Police force as used in subdivision (j) of this article shall mean a police force organized and operating as prescribed by law, the members of which devote their normal working hours to police duty or duty in connection with the bureau, agencies and services connected with police protection work, and who are paid a stated salary or compensation for such work by the borough. Police force as used in this subdivision shall not include: . . .
(4) Any extra police serving from time to time or on an hourly or daily basis[.] . . .

53 P.S. §46195.[3]

         The Tenure Act likewise provides that a "regular full time police officer," 53 P.S. §812, may not be suspended, removed, or reduced in rank except in five specified circumstances, none of which applies here. See id. (referring to items similar to those in 53 P.S. §46190). The act applies to boroughs which are not subject to the Borough Code and have a police force of less than three members (as well as to first-class townships with such police forces and all second-class townships). See id. §811.[4]

         The district court concluded Plaintiffs were part-time officers and, as such, did not devote their normal working hours to police duty for the Borough. The court also expressed that Plaintiffs served from time-to-time and were paid on an hourly basis, thus holding that they were expressly excluded under Section 46195(4). See DeForte v. Borough of Worthington, No. 2:13-cv-00357-MRH, slip op. at 8-9 (W.D. Pa. Mar. 24, 2017). Separately, because the Borough had a total of four officers (including Plaintiffs), the court determined that the Tenure Act was not implicated, as that enactment only applies to boroughs with a police force of fewer than three members. See 53 P.S. §811. In this regard, the district court noted the Commonwealth Court had previously ruled that part-time officers are included in determining the size of a borough police force for Tenure Act purposes. See id. at 14-15 (citing and quoting Mullen v. Borough of Parkesburg, 572 A.2d 859, 861 (Pa. Cmwlth. 1990) (holding that the Tenure Act did not apply because "Mullen, whether full-time or part-time, constitutes the third member of the Borough's police force")).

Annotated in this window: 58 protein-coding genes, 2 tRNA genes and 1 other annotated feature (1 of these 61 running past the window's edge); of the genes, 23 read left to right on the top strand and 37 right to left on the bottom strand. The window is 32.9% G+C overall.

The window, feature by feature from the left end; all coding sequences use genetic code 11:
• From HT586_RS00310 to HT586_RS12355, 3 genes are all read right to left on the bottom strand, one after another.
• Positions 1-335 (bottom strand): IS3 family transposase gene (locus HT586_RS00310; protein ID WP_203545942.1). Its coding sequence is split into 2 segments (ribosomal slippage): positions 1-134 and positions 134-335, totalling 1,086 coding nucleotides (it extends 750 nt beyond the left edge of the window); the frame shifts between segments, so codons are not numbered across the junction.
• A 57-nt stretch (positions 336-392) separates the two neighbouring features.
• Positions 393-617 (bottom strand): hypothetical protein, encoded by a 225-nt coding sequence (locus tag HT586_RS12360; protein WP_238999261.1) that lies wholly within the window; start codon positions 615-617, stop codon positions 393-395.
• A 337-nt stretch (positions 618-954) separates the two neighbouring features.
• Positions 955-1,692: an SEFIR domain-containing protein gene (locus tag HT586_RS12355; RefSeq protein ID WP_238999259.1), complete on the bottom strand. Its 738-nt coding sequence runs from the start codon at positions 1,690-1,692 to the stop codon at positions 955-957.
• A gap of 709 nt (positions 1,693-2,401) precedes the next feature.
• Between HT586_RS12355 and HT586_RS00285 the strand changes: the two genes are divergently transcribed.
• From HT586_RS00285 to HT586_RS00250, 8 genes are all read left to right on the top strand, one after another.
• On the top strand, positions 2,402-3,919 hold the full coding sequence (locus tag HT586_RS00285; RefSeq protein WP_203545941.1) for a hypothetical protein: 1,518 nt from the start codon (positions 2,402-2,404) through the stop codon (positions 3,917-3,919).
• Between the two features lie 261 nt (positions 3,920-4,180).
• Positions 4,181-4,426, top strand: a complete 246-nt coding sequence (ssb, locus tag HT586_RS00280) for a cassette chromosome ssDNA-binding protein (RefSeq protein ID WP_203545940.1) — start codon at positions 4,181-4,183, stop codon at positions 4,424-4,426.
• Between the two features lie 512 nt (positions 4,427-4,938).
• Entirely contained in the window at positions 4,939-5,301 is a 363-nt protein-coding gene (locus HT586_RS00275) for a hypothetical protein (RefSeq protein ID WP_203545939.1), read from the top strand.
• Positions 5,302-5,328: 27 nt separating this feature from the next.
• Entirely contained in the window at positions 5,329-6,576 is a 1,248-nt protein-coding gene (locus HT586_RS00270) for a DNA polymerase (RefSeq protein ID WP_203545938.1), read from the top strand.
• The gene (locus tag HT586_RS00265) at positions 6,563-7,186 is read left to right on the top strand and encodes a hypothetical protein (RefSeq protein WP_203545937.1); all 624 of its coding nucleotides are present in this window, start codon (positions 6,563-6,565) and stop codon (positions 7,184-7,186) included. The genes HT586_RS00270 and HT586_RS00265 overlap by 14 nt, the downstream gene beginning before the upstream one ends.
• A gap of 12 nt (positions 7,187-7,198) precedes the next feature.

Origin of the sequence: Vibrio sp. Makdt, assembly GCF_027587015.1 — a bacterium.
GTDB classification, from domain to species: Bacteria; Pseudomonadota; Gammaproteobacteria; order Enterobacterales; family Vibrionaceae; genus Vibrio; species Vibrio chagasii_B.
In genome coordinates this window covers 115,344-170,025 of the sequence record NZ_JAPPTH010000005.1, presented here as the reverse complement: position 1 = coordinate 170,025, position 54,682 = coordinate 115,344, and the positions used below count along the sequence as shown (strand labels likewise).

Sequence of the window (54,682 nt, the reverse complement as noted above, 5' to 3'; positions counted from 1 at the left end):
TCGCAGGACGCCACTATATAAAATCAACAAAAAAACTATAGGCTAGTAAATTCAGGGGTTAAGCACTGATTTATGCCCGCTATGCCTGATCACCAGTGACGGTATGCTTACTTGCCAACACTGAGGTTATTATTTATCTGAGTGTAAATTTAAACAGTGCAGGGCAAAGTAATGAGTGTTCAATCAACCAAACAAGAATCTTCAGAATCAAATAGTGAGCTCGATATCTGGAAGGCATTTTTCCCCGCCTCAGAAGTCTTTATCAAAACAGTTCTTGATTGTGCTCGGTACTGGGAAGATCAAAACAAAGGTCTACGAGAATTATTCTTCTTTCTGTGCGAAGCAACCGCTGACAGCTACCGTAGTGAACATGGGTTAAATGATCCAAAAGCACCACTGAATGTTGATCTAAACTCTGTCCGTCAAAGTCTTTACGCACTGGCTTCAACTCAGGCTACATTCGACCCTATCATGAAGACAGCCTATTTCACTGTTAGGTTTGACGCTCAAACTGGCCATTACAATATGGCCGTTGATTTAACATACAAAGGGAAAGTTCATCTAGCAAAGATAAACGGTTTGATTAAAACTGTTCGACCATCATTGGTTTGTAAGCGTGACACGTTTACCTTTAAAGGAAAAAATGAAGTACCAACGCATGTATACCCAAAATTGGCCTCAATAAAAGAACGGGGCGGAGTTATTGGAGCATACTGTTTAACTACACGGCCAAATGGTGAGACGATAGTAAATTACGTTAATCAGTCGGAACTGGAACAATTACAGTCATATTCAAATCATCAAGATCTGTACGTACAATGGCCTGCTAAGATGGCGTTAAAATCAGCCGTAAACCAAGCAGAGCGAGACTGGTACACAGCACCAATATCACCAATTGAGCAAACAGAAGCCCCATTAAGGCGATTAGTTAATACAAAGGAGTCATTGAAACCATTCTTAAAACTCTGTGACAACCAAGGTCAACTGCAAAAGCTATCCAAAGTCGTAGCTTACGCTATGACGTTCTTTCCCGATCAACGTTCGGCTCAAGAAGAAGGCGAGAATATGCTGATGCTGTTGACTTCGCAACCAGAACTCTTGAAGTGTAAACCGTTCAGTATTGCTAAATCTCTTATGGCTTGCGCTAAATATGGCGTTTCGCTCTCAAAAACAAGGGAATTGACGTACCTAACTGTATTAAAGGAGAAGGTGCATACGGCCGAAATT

Accordingly, the district court granted summary judgment in the Borough's favor and dismissed each Plaintiffs' Section 1983 cause of action. Plaintiffs appealed to the Third Circuit, which led to the present certification.

         In its Petition for Certification, the Third Circuit reasoned that the district court's construction of the statutes might not, by itself, warrant certification as legislation need not govern every entity. However, the appellate court believed the district court's conclusion may be contrary to the General Assembly's intent as understood through a review of judicial decisions. In particular, some common pleas courts have suggested that the "normal working hours" requirement of the Code should be read coterminously with the "regular full time police officer" provision of the Tenure Act. See Huntley v. Boswell Borough, 25 Pa. D. & C.3d 101, 107 (C.P. Somerset 1981); Ambrose v. DuPontBorough, 33 Pa. D. & C.3d 362, 369-70 (C.P. Luzerne 1984). The Third Circuit further developed that, in Petras v. Union Township, 409 Pa. 416, 187 A.2d 171 (1963), this Court discussed the concept of fulltime employment as focusing on "whether . . . the duties were such that [the employee] was 'available for full employment,' that is on call at any and all times," 187 A.2d at 174, [5] as opposed to considering only ...